Reata Pharmaceuticals has reported positive interim results from the extension Phase 2 LARIAT clinical trial assessing bardoxolone methyl for the treatment of pulmonary arterial hypertension (PAH). The LARIAT trial is assessing the efficacy, safety, and tolerability of bardoxolone methyl compared to a placebo in patients with PAH.
The study aims to determine the recommended dose range, assessing the change from baseline in a six-minute walking distance (6MWD, a test for exercise capacity), and to determine the effect of the drug in PAH associated with connective tissue disease, interstitial lung disease, and from unknown causes. The unknown causes includes subsets of patients with WHO Group 3 or WHO Group 5 pulmonary hypertension following 16 weeks of treatment.
All patients taking part in the trial were on stable doses of background PAH therapies at baseline and during the study period.
The new interim results demonstrated that following 32 weeks of treatment with bardoxolone methyl, the previously reported increase in 6MWD at 16 weeks was sustained. Through week 32, the data showed that patients with connective tissue disease (CTD)-associated PAH treated with bardoxolone methyl also had similar sustained increases in 6MWD.
Treatment with bardoxolone methyl was found to be well-tolerated, and patients had fewer adverse events during the extension study than during the first 16 weeks of treatment.
The U.S. FDA has granted orphan drug designation to bardoxolone methyl for the treatment of PAH. It is an oral, once-daily antioxidant inflammation modulator.
“We are pleased that the interim data demonstrate that the clinically meaningful improvements in 6MWD noted through 16 weeks of treatment are sustained through 32 weeks of treatment,” said Colin Meyer, M.D., Reata’s chief medical officer, in a press release. “We are planning to submit the data to a scientific meeting and believe the available efficacy and safety data support the continued development of bardoxolone methyl in pulmonary hypertension.”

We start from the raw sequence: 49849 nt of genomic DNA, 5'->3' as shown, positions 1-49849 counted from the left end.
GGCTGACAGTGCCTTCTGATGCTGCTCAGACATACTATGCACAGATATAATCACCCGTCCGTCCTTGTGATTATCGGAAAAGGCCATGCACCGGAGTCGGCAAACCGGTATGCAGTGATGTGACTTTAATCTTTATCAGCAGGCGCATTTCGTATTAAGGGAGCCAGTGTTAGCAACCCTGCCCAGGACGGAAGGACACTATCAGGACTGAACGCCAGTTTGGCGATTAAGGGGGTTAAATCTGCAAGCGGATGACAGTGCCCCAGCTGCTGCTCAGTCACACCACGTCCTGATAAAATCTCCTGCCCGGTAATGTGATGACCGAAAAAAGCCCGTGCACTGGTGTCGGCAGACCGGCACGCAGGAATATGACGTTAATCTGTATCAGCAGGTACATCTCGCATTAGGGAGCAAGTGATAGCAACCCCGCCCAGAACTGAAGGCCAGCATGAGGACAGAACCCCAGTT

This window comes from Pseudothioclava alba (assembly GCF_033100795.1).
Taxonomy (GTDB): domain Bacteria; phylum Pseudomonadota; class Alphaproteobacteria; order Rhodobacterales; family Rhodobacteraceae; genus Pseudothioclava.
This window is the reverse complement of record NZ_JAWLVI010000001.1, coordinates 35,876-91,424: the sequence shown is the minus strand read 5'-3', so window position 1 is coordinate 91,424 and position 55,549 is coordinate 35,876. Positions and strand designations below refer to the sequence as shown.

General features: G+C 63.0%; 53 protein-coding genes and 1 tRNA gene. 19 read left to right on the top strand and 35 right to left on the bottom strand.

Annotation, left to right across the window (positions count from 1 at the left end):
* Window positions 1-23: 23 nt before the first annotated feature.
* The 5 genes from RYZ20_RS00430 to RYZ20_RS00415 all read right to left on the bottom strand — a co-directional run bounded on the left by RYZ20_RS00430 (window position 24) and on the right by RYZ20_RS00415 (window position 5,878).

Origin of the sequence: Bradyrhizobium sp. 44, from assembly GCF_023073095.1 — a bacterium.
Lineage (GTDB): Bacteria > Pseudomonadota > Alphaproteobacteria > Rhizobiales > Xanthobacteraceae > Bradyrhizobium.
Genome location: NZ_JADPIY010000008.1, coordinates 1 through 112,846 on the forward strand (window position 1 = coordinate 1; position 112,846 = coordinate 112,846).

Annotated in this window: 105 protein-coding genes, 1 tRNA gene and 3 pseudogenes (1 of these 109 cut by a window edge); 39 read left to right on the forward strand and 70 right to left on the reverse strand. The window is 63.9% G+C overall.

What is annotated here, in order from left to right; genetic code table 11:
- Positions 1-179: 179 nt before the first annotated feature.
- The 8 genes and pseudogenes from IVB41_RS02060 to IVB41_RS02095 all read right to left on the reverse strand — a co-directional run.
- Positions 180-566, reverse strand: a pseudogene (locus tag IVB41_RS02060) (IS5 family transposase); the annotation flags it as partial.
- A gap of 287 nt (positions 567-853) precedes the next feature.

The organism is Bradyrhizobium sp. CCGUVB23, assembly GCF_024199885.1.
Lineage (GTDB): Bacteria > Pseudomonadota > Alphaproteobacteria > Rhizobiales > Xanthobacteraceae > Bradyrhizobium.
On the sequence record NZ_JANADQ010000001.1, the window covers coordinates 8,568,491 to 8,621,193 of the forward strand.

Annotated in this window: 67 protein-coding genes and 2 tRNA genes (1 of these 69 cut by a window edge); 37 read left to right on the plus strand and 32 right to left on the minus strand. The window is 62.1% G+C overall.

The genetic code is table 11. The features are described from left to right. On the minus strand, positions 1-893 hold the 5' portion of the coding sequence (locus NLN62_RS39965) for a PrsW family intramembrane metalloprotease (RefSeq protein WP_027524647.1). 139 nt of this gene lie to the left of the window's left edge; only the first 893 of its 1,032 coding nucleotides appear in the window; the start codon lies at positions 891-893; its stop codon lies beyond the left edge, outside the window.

PAH is a life-threatening disease involving endothelial dysfunction, vasoconstriction in small pulmonary arteries, aberrant proliferation of certain vascular cells, and dysregulated inflammatory signaling leading to vascular remodeling, pulmonary fibrosis, and right ventricular enlargement.
PAH has been estimated to affect 15,000 to 20,000 people in the U.S., mostly middle-aged women. Available treatments for PAH can provide improvements in symptoms, primarily by relieving vasoconstriction — inhibiting signaling in the endothelin-1 pathway — but they do not directly suppress inflammation or proliferation pathways, and the disease continues to progress.